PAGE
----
Sigma 14mm f/1.8 Art lens (for Nikon mount) vs. Venus Optics 15mm f/2 lens (for Sony mount). © 2019 Alan Dyer

For me, the Sony-Laowa combination is my first choice for a lightweight travel camera for overseas aurora trips.

The lens mount showing no electrical contacts to transfer lens metadata to the camera. © 2019 Alan Dyer

The lens mount showing no electrical contacts to transfer lens metadata to the camera. © 2019 Alan Dyer

However, this is a no-frills manual focus lens. Nor does it even transfer aperture data to the camera, which is a pity. There are no electrical connections between the lens and camera.

However, for nightscape work where all settings are adjusted manually, the Venus Optics 15mm works just fine. The key factor is how good are the optics. I’m happy to report that they are very good indeed.

Testing Under the Stars

To test the Venus Optics lens I shot “same night” images, all tracked, with the Sigma 14mm f/1.8 Art lens, at left, and the Rokinon 14mm SP (labeled as being f/2.4, at right). Both are much larger lenses, made for DSLRs, with bulbous front elements not able to accept filters. But they are both superb lenses. See my test report on these lenses published in 2018.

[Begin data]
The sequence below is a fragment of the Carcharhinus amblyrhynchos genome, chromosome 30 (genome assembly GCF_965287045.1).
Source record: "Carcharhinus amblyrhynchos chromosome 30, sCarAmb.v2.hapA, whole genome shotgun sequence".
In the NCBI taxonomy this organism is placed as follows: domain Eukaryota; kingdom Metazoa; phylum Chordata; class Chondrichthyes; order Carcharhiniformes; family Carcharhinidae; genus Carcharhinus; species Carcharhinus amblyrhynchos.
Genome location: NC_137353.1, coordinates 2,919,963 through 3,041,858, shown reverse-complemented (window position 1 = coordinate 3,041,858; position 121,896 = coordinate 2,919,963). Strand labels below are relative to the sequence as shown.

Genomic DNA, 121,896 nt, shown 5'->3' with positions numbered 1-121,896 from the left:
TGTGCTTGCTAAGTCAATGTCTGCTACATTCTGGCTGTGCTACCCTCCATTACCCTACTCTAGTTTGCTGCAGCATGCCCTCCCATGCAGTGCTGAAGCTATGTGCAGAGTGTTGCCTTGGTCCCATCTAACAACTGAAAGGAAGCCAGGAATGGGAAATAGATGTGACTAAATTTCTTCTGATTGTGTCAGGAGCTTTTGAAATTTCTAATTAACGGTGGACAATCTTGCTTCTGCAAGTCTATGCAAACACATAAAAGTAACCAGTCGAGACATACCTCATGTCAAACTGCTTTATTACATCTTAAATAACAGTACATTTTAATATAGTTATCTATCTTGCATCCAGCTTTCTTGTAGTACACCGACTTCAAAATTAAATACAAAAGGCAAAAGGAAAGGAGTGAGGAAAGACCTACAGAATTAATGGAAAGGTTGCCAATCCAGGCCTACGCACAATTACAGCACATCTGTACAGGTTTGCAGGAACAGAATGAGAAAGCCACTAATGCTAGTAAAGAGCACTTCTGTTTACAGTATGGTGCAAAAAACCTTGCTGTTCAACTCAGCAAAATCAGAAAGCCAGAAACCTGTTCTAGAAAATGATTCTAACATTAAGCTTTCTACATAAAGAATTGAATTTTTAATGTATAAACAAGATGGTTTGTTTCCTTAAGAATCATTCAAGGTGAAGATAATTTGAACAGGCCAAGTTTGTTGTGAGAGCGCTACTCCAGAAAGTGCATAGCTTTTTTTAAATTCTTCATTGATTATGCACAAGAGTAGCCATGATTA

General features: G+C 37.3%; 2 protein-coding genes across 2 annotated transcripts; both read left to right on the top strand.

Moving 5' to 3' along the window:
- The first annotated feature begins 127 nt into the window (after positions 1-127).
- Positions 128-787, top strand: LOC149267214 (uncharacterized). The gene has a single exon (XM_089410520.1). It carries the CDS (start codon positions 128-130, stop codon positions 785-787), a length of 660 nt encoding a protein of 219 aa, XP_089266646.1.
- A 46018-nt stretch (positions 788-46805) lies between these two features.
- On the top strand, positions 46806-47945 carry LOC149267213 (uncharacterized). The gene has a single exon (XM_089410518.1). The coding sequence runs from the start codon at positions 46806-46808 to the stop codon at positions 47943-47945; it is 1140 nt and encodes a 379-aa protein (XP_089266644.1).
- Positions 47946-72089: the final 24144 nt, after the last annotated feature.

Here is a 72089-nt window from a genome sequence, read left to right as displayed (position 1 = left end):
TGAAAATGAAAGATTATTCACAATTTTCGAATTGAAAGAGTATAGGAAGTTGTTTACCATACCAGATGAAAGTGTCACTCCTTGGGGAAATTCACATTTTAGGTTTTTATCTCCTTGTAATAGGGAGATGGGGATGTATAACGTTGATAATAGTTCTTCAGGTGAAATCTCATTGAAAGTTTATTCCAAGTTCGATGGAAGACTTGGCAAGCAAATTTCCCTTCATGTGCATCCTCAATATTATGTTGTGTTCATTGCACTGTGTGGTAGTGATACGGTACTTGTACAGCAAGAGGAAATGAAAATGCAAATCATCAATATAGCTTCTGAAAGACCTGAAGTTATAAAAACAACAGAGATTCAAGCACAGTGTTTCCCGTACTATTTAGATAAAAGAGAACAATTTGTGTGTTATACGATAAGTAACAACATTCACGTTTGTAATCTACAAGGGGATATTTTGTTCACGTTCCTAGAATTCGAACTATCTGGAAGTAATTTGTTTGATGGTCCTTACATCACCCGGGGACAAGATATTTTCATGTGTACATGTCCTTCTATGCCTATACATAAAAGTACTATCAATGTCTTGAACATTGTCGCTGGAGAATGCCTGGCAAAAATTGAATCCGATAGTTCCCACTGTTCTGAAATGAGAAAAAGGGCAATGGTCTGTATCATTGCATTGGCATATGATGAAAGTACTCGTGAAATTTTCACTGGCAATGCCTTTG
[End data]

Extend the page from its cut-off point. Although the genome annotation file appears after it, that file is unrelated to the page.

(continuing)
The Sigma 14mm f/1.8 Art lens (left) vs. the Rokinon SP 14mm f/2.4. © 2019 Alan Dyer

The Sigma 14mm f/1.8 Art lens (left) vs. the Rokinon SP 14mm f/2.4. © 2019 Alan Dyer

The next images show blow-ups of the same scene (the nightscape shown in full below, taken at Dinosaur Provincial Park, Alberta), and all taken on a tracker.

I used the Rokinon on the Sony a7III using the Metabones adapter which, unlike some brands of lens adapters, does not compromise the optical quality of the lens by shifting its focal position. But lacking a lens adapter for Nikon-to-Sony at the time of testing, I used the Nikon-mount Sigma lens on a Nikon D750, a DSLR camera with nearly identical sensor specs to the Sony.

Vignetting

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A tracked image with the Venus Optics Laowa 15mm at f/2.